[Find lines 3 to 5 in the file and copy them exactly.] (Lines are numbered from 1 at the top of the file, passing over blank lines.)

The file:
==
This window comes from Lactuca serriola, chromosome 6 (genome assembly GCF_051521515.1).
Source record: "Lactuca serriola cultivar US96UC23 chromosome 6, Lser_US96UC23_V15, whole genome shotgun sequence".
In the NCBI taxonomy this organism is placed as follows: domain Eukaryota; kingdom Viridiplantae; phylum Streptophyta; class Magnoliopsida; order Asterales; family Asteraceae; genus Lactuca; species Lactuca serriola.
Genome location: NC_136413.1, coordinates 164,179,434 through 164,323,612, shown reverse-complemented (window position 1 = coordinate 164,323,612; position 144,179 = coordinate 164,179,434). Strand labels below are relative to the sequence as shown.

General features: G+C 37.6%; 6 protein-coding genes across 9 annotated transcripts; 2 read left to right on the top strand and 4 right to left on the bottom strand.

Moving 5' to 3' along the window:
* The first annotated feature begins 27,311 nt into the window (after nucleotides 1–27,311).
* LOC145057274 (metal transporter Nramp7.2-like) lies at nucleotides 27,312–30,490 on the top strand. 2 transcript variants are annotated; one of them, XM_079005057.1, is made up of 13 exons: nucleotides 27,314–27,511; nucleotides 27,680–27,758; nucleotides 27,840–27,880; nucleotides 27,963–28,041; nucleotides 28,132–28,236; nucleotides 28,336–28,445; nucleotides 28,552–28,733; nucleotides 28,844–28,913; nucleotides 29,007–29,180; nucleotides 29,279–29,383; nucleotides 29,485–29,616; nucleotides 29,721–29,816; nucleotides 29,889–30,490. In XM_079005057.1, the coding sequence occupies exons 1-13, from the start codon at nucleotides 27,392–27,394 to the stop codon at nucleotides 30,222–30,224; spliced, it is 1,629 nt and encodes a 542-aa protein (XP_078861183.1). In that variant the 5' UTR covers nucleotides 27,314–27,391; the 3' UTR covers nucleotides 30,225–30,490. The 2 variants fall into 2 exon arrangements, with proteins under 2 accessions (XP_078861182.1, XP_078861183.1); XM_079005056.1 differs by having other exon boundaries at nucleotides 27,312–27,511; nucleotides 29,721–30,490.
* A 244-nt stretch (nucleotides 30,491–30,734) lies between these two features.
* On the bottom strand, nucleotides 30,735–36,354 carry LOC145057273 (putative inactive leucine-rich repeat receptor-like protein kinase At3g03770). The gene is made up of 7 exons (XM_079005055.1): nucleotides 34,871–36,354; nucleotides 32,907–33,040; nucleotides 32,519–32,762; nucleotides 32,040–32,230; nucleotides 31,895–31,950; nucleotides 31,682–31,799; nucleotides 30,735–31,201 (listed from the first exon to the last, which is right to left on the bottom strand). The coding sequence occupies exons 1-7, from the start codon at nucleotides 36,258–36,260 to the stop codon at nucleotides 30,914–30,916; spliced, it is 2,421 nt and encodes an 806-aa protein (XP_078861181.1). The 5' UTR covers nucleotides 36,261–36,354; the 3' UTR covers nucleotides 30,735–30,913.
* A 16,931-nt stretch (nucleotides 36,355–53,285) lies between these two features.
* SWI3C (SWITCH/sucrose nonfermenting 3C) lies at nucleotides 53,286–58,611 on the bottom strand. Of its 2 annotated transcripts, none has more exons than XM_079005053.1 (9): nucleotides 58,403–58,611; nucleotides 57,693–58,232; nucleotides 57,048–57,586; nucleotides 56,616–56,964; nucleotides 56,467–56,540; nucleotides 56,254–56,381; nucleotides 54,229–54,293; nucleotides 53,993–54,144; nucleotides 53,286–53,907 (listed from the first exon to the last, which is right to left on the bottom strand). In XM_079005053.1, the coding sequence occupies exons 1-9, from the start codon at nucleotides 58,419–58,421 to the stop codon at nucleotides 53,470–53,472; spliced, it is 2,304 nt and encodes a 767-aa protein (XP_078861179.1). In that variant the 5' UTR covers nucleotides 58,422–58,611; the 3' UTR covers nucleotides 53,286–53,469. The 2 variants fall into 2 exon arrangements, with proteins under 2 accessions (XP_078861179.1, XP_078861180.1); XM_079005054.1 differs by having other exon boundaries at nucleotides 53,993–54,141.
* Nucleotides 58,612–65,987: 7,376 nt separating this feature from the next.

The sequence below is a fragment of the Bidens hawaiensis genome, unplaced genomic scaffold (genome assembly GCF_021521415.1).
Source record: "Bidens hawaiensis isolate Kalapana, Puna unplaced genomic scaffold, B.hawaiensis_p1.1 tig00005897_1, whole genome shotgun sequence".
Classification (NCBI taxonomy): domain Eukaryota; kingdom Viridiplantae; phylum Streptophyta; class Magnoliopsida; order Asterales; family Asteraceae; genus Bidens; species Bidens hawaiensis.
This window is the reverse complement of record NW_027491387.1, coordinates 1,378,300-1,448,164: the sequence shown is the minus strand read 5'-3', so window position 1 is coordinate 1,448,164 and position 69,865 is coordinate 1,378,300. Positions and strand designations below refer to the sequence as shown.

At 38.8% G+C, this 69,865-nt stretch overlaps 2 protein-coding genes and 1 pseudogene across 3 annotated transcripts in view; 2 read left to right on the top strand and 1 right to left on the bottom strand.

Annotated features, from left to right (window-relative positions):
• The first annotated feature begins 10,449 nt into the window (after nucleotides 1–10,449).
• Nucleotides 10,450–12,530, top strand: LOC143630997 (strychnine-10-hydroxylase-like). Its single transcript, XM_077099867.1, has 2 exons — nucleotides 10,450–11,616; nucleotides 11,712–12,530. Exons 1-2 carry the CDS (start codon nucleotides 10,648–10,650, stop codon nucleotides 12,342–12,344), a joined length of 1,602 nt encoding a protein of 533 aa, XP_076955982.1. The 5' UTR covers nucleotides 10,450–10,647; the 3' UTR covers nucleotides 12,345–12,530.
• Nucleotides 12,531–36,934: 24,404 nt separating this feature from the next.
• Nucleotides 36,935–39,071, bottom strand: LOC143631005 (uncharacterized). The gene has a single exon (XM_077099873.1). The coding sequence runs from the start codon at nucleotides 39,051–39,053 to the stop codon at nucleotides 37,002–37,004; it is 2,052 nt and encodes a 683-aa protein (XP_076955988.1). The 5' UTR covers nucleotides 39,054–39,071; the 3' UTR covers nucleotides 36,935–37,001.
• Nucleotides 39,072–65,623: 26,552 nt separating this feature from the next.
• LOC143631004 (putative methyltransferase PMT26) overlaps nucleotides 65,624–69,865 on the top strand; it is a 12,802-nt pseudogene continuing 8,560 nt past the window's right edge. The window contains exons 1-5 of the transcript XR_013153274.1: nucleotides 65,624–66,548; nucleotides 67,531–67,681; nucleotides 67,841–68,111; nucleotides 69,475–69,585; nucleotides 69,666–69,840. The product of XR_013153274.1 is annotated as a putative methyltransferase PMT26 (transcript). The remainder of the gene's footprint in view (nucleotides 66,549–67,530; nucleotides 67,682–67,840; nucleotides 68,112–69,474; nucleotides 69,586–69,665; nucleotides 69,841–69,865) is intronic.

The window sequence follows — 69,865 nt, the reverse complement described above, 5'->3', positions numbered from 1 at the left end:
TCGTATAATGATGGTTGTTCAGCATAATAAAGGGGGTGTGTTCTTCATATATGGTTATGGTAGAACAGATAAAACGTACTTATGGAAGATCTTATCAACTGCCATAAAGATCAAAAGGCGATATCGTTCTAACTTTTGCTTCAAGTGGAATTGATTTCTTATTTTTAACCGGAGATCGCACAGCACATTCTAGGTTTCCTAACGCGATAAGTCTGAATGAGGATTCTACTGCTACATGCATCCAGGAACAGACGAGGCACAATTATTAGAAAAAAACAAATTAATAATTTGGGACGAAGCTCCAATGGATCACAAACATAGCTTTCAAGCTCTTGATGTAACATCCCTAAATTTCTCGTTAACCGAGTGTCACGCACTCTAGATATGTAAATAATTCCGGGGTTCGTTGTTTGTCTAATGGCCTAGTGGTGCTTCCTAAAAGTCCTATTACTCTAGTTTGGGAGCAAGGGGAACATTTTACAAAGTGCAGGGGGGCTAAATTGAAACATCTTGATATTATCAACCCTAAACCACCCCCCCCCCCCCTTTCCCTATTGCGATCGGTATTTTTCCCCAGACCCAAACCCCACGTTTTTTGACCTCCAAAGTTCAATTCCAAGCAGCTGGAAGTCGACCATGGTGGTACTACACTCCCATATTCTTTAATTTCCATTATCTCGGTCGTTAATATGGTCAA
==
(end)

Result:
In the NCBI taxonomy this organism is placed as follows: domain Eukaryota; kingdom Viridiplantae; phylum Streptophyta; class Magnoliopsida; order Asterales; family Asteraceae; genus Lactuca; species Lactuca serriola.
Genome location: NC_136413.1, coordinates 164,179,434 through 164,323,612, shown reverse-complemented (window position 1 = coordinate 164,323,612; position 144,179 = coordinate 164,179,434). Strand labels below are relative to the sequence as shown.

General features: G+C 37.6%; 6 protein-coding genes across 9 annotated transcripts; 2 read left to right on the top strand and 4 right to left on the bottom strand.